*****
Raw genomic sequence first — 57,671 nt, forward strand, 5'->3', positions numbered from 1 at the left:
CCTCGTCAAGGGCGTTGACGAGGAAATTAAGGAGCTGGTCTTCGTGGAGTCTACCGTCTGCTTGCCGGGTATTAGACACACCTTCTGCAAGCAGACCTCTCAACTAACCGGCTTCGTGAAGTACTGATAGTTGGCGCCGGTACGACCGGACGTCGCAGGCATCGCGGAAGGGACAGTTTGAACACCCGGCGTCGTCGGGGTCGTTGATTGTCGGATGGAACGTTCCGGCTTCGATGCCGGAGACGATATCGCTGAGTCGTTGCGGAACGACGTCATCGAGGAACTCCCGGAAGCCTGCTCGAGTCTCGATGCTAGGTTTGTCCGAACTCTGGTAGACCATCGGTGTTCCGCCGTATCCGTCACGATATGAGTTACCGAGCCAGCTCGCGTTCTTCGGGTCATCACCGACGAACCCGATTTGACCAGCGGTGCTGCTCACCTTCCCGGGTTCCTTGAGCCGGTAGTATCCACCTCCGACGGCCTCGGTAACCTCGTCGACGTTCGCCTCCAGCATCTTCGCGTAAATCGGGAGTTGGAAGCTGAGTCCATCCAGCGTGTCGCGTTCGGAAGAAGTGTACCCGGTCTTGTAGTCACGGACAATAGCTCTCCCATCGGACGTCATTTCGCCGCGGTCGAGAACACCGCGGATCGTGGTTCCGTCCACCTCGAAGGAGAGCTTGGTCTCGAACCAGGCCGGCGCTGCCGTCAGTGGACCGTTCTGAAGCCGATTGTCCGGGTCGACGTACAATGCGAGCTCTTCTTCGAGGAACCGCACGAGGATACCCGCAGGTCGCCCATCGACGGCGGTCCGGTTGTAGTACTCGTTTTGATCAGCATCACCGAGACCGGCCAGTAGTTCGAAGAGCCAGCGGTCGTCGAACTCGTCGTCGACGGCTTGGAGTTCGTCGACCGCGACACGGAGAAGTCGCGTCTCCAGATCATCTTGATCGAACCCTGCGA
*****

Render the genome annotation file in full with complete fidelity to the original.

Raw genomic sequence first — 57,671 nt, forward strand, 5'->3', positions numbered from 1 at the left:
CCTCGTCAAGGGCGTTGACGAGGAAATTAAGGAGCTGGTCTTCGTGGAGTCTACCGTCTGCTTGCCGGGTATTAGACACACCTTCTGCAAGCAGACCTCTCAACTAACCGGCTTCGTGAAGTACTGATAGTTGGCGCCGGTACGACCGGACGTCGCAGGCATCGCGGAAGGGACAGTTTGAACACCCGGCGTCGTCGGGGTCGTTGATTGTCGGATGGAACGTTCCGGCTTCGATGCCGGAGACGATATCGCTGAGTCGTTGCGGAACGACGTCATCGAGGAACTCCCGGAAGCCTGCTCGAGTCTCGATGCTAGGTTTGTCCGAACTCTGGTAGACCATCGGTGTTCCGCCGTATCCGTCACGATATGAGTTACCGAGCCAGCTCGCGTTCTTCGGGTCATCACCGACGAACCCGATTTGACCAGCGGTGCTGCTCACCTTCCCGGGTTCCTTGAGCCGGTAGTATCCACCTCCGACGGCCTCGGTAACCTCGTCGACGTTCGCCTCCAGCATCTTCGCGTAAATCGGGAGTTGGAAGCTGAGTCCATCCAGCGTGTCGCGTTCGGAAGAAGTGTACCCGGTCTTGTAGTCACGGACAATAGCTCTCCCATCGGACGTCATTTCGCCGCGGTCGAGAACACCGCGGATCGTGGTTCCGTCCACCTCGAAGGAGAGCTTGGTCTCGAACCAGGCCGGCGCTGCCGTCAGTGGACCGTTCTGAAGCCGATTGTCCGGGTCGACGTACAATGCGAGCTCTTCTTCGAGGAACCGCACGAGGATACCCGCAGGTCGCCCATCGACGGCGGTCCGGTTGTAGTACTCGTTTTGATCAGCATCACCGAGACCGGCCAGTAGTTCGAAGAGCCAGCGGTCGTCGAACTCGTCGTCGACGGCTTGGAGTTCGTCGACCGCGACACGGAGAAGTCGCGTCTCCAGATCATCTTGATCGAACCCTGCGA